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Video by David Koehn/NET Television

To Philip Glass, the audience is the 'match that lights the fire'

LINCOLN, Neb. — At 82, some might say world-renowned composer Philip Glass is living his best life. Once considered controversial for his avant-garde approach to classical music, Glass is one of the most influential and celebrated composers working today. Honored with a Kennedy Center Lifetime Achievement Award late last year, Glass isn't slowing down. He scored the new Broadway production of "King Lear" and has a slew of performances, premieres and projects in the offing.

For Glass, each collaboration is built on connections — some old, some new.

"One of the pleasures of living the life of a performer, or the life of an artist, is the richness on the human side of the friendships," Glass said. "It goes very deep. Because sometimes the feelings that you have no other way of expressing."

Photo of composer Philip Glass (L) and pianist Paul Barnes. Photo by Intrepid Visuals, LLC

One of Glass's latest works was born out of a chance encounter more than two decades ago with a young piano virtuoso, Paul Barnes, who spotted Glass as they boarded the same plane. Barnes seized the moment and introduced himself, plopping into a nearby empty seat. The two formed an instant connection, with Glass digging into his briefcase to give the young pianist a copy of his famed opera "Satyagraha" to play at an upcoming performance.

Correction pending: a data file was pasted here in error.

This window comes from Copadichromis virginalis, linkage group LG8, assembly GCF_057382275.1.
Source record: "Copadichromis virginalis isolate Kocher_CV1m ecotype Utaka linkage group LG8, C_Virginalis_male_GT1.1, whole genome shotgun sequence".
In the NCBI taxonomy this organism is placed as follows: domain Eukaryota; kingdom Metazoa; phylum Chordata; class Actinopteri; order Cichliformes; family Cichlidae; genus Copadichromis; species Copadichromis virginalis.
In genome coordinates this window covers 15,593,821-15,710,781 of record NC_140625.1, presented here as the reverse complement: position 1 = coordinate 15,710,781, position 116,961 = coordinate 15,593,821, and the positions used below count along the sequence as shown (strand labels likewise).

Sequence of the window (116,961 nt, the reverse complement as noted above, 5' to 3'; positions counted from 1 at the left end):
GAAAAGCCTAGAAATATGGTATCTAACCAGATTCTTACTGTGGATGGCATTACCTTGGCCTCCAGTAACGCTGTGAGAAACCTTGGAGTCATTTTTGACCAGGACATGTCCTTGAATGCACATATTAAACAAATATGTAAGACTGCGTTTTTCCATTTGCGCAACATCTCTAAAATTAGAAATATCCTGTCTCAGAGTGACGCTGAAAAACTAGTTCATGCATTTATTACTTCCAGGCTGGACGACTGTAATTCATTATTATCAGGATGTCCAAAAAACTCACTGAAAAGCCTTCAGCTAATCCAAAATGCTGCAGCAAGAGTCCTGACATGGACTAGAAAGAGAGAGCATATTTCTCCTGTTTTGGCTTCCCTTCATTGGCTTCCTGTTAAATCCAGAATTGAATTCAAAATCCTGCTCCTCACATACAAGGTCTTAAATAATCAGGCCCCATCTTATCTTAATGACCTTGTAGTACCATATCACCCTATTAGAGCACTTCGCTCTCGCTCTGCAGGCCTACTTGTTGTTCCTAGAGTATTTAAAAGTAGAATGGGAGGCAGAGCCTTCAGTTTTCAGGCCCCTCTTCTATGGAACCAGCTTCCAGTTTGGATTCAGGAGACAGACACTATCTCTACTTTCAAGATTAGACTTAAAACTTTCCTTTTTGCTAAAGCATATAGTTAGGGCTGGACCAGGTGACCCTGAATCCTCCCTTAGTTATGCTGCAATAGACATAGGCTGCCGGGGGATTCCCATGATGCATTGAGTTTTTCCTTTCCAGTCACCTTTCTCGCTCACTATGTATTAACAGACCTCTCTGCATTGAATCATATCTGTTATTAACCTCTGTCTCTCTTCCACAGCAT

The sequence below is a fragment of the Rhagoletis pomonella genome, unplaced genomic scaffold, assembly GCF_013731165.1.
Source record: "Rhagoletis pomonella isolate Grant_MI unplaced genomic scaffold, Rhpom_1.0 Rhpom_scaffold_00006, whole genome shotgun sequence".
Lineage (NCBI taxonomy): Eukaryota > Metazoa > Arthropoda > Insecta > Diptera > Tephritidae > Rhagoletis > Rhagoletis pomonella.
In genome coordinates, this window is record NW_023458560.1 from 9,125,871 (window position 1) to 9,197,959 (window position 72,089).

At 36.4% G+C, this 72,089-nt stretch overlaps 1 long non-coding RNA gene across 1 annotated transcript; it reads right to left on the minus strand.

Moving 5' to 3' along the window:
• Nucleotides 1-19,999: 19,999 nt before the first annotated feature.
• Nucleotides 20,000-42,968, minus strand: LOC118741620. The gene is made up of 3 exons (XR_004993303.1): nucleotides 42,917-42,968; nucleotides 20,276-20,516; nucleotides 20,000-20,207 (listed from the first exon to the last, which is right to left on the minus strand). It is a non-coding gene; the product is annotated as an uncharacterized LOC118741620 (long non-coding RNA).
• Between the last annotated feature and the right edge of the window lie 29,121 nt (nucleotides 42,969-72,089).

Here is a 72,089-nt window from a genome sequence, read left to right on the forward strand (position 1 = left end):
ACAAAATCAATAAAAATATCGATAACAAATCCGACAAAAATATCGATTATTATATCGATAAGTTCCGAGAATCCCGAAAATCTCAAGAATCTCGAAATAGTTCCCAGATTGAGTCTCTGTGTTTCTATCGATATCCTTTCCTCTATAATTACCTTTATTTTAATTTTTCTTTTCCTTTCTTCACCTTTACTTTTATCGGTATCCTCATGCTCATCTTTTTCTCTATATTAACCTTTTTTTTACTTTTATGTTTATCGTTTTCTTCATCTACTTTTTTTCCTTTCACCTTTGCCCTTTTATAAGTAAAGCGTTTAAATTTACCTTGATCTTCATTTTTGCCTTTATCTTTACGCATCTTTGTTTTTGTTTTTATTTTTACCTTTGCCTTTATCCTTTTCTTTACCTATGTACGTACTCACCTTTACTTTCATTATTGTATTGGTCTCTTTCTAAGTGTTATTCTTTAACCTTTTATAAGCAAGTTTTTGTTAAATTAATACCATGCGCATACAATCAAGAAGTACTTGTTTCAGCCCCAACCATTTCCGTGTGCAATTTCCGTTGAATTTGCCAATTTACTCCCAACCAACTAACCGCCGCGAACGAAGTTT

On the surface, Glass and Barnes are a study in contrasts. The influential composer is famous for his minimalist music and often understated personality. Barnes has been described as a "ferociously virtuosic" pianist who is intensely expressive, a veritable firehose of energy. Together, they've formed an unlikely friendship and creative collaboration culminating with the world premiere in April of one of Glass' latest works, titled "Annunciation," featuring Barnes at the keys and Glass in the audience awaiting what he described as the intangibility of opening night, where music, composer and audience all join together.

"Things happen that you don't expect," he said. "The audience is a catalyst. It's the match that lights the fire."

This report originally appeared on NET Television's "Nebraska Stories."

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